Walt Kelly

Have you ever heard of Walt Kelly?  He’s the artist/writer who gave us the comic strip “Pogo” back in the 1950’s through the ’70’s.  I’ve been a fan of his ever since my father bought a copy of Kelly’s book, “The Pogo Papers” (1953) in 1954.  The book was a compilation of earlier Pogo comic strips and it introduced me to Kelly’s particular style of drawing and writing.  I was immediately hooked and I’ve followed Kelly and his strip ever since.  Kelly died in 1973, but his estate decided not to allow his strip to be reprinted again the way the estate of Charles Schulz did for “Peanuts,” so Kelly’s work is limited to his books.  I’m calling Kelly a writer as well as an artist because of the written parts of his comic strip books.  I refer you especially to the opening comments in “The Pogo Papers” and “G. O. Fizzickle Pogo” (1958).  (I’m sure these books are out of print but you might be able to obtain a copy at a used-book store, or perhaps through Amazon or Abebooks.  They may have back copies.)  Kelly’s unique method of storytelling has fascinated me for as long as I’ve been reading his stuff.

“Pogo” is the comic strip that followed characters who lived in the Okefenokee Swamp in southern Georgia: Pogo Possum, Albert Alligator, Churchy LaFemme the turtle, Howland Owl, and many others.  But Kelly was also known to put a political spin on some of his characters, such as Wiley Catt, an obvious take-off on the gun-toting ultra conservative (and probably racist) Southerner of the 40’s and 50’s, and the Honorable Mole MacCarony, a caricature of Senator Joseph McCarthy.  McCarony was extremely nearsighted and went around spraying everyone with disinfectant.

Kelly was a poet too, and some of his best writings were poems.  He liked to play with words, substituting similar-sounding words in well-known poems and songs.  He’s the one who modified “Deck the halls with boughs of holly” into “Deck us all with Boston Charlie.”  He even wrote a book with that line as the title, giving stories as to how the (modified) carol came to be.  All the lyrics are in there if you care to look them up.

But Kelly’s poems could be serious.  One of my favorites is a short one titled “For the Mother of Kathryn Barbara” from 1953. Here it is:

There’s a star in the wind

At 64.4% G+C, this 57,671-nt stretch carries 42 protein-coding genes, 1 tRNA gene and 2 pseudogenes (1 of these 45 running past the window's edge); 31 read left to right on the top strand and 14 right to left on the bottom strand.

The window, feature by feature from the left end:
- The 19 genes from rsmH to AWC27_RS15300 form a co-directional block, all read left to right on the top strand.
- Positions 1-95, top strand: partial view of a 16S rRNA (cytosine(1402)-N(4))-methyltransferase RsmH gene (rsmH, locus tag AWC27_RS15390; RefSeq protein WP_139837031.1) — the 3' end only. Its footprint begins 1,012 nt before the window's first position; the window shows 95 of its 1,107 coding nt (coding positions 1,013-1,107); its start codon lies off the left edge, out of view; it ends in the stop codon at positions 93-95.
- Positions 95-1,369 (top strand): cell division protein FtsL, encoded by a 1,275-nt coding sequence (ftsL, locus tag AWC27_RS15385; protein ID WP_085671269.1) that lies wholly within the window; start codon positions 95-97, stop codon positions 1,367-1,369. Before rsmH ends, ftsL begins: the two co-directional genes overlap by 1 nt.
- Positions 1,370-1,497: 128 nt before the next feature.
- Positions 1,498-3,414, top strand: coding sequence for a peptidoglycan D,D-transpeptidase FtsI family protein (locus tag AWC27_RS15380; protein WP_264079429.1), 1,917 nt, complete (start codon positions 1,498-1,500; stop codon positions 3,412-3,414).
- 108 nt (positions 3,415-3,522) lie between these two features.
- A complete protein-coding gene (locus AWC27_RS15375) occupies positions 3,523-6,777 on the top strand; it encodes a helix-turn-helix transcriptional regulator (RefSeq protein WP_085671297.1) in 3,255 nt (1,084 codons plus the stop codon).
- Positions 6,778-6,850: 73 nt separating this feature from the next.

and the wind winds high,
Blowing alight
thru fog, thru night.
Thru cold, thru cold
and the bitter alone…
There high in the wind
rides a Star, my own,
And the Star is a Word…
of white, of white…
And the Star in the wind
is a Word.

Since this is the Christmas season as I write this in 2012, I’ll end this blog with another poem of Kelly’s, “With Apologies to a Year Gone By”:

The gentle journey jars to stop,
The drifting dream is done
And now we’ll walk
As men have walked
Through years not yet begun.
For Christmas is a nightlong hope
And Hope the search of years.
The gentle journey wanders on
With laughter, love and tears—

That’s enough for now.

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  1. #1 by toesinthedirt on April 4, 2017 - 12:42 AM

    My dad kept several books of Pogo, which I read and re-read, and memorized “Star in the Wind” in high school, so I could write it (in mirror image print) in all my classmates’ yearbooks. Names my blog after the poem. It expressed then, and still does now, something that resonates for reasons I can’t explain. Thanks for the Christmas poem.

    • #2 by rogerfloyd on April 8, 2017 - 3:08 PM

      I apologize for not replying sooner, but WordPress changed some things on its format and I had to figure out how to get to the comments section. I too have several books of Pogo, about 20. I first read Pogo in “The Pogo Papers,” and practically memorized that book. I think I could recite “Star in the Wind” myself now too. It, like the Christmas poem, is one of my favorites, though Walt Kelly is not considered a great poet, largely because most of his poems were kind of light weight.

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